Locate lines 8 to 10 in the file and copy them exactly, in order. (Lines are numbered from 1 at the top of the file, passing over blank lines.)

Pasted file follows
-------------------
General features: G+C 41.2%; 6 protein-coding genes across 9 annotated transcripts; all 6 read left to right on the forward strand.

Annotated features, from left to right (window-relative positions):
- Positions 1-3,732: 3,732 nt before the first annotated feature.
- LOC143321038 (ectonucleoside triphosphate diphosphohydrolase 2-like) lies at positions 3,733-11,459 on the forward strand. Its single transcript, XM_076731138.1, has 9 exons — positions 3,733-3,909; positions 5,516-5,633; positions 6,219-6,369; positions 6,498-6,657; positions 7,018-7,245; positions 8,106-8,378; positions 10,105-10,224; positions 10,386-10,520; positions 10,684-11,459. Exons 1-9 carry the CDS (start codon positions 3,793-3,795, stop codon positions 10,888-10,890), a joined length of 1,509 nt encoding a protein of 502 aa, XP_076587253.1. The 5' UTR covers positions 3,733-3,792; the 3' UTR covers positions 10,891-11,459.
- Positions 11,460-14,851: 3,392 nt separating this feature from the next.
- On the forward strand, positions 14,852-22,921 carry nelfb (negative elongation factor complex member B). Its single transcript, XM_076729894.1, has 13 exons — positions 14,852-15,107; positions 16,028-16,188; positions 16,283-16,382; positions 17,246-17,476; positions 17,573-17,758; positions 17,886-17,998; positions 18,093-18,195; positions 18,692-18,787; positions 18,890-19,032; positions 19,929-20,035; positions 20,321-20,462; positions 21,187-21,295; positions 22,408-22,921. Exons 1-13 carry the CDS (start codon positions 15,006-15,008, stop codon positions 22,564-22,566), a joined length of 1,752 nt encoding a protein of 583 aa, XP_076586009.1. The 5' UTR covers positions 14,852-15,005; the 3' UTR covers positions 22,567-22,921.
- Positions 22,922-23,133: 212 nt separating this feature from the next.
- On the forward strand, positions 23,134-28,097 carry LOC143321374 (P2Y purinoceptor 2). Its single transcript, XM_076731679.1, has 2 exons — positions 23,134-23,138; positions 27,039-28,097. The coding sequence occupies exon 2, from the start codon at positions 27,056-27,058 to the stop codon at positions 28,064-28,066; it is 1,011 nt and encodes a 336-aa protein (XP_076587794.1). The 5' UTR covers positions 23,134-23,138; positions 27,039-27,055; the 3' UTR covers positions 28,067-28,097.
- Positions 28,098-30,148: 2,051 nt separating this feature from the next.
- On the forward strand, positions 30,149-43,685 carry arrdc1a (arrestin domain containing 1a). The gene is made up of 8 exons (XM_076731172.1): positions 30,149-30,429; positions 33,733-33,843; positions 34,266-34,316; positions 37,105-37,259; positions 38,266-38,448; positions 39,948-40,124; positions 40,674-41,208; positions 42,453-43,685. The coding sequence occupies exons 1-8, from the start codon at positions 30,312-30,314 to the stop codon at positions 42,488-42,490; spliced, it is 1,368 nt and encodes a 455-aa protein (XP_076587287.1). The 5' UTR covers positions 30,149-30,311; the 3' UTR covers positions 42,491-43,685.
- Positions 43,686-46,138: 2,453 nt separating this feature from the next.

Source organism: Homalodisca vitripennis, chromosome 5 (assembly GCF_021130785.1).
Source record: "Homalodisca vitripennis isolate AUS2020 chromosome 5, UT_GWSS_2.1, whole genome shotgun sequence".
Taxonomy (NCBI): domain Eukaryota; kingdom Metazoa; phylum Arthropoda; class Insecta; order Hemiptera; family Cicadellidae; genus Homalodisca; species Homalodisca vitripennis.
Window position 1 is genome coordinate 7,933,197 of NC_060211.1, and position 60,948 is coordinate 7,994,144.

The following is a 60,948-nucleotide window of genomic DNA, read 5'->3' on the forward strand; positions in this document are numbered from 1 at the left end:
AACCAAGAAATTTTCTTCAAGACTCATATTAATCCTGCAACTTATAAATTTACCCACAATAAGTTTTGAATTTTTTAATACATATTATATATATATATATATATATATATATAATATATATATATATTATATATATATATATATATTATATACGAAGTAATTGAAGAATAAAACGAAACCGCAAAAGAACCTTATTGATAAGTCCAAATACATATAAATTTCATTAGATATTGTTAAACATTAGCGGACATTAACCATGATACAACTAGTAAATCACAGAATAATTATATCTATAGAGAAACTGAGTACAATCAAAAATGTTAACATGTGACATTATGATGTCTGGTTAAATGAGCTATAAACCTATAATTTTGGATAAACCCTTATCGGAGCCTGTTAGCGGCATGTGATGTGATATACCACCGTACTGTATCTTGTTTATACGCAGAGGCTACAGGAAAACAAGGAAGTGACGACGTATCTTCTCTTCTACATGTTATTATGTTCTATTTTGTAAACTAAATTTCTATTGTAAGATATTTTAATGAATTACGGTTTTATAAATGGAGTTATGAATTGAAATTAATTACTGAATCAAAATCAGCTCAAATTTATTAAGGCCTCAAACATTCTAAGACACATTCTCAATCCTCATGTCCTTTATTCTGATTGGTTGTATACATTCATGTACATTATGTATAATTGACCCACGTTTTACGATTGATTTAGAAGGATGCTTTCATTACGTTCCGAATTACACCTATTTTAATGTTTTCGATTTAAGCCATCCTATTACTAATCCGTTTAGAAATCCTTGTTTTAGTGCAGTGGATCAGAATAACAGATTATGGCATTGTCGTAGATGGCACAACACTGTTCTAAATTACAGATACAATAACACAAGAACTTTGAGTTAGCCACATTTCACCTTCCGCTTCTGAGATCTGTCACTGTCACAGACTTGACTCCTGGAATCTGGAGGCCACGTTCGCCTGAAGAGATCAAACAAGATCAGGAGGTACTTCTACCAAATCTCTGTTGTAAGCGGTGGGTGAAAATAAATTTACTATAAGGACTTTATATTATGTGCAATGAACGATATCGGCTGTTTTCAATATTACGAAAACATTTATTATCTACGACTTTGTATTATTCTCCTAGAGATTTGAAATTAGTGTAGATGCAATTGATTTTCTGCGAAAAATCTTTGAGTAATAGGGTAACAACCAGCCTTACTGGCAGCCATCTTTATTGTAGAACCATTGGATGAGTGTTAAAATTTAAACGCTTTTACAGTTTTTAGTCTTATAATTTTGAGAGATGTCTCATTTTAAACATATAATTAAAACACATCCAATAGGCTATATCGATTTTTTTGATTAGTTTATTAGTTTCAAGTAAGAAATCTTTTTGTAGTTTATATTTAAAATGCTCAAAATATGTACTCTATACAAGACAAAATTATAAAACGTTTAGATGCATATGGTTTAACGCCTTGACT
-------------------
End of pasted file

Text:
- On the forward strand, positions 23,134-28,097 carry LOC143321374 (P2Y purinoceptor 2). Its single transcript, XM_076731679.1, has 2 exons — positions 23,134-23,138; positions 27,039-28,097. The coding sequence occupies exon 2, from the start codon at positions 27,056-27,058 to the stop codon at positions 28,064-28,066; it is 1,011 nt and encodes a 336-aa protein (XP_076587794.1). The 5' UTR covers positions 23,134-23,138; positions 27,039-27,055; the 3' UTR covers positions 28,067-28,097.
- Positions 28,098-30,148: 2,051 nt separating this feature from the next.
- On the forward strand, positions 30,149-43,685 carry arrdc1a (arrestin domain containing 1a). The gene is made up of 8 exons (XM_076731172.1): positions 30,149-30,429; positions 33,733-33,843; positions 34,266-34,316; positions 37,105-37,259; positions 38,266-38,448; positions 39,948-40,124; positions 40,674-41,208; positions 42,453-43,685. The coding sequence occupies exons 1-8, from the start codon at positions 30,312-30,314 to the stop codon at positions 42,488-42,490; spliced, it is 1,368 nt and encodes a 455-aa protein (XP_076587287.1). The 5' UTR covers positions 30,149-30,311; the 3' UTR covers positions 42,491-43,685.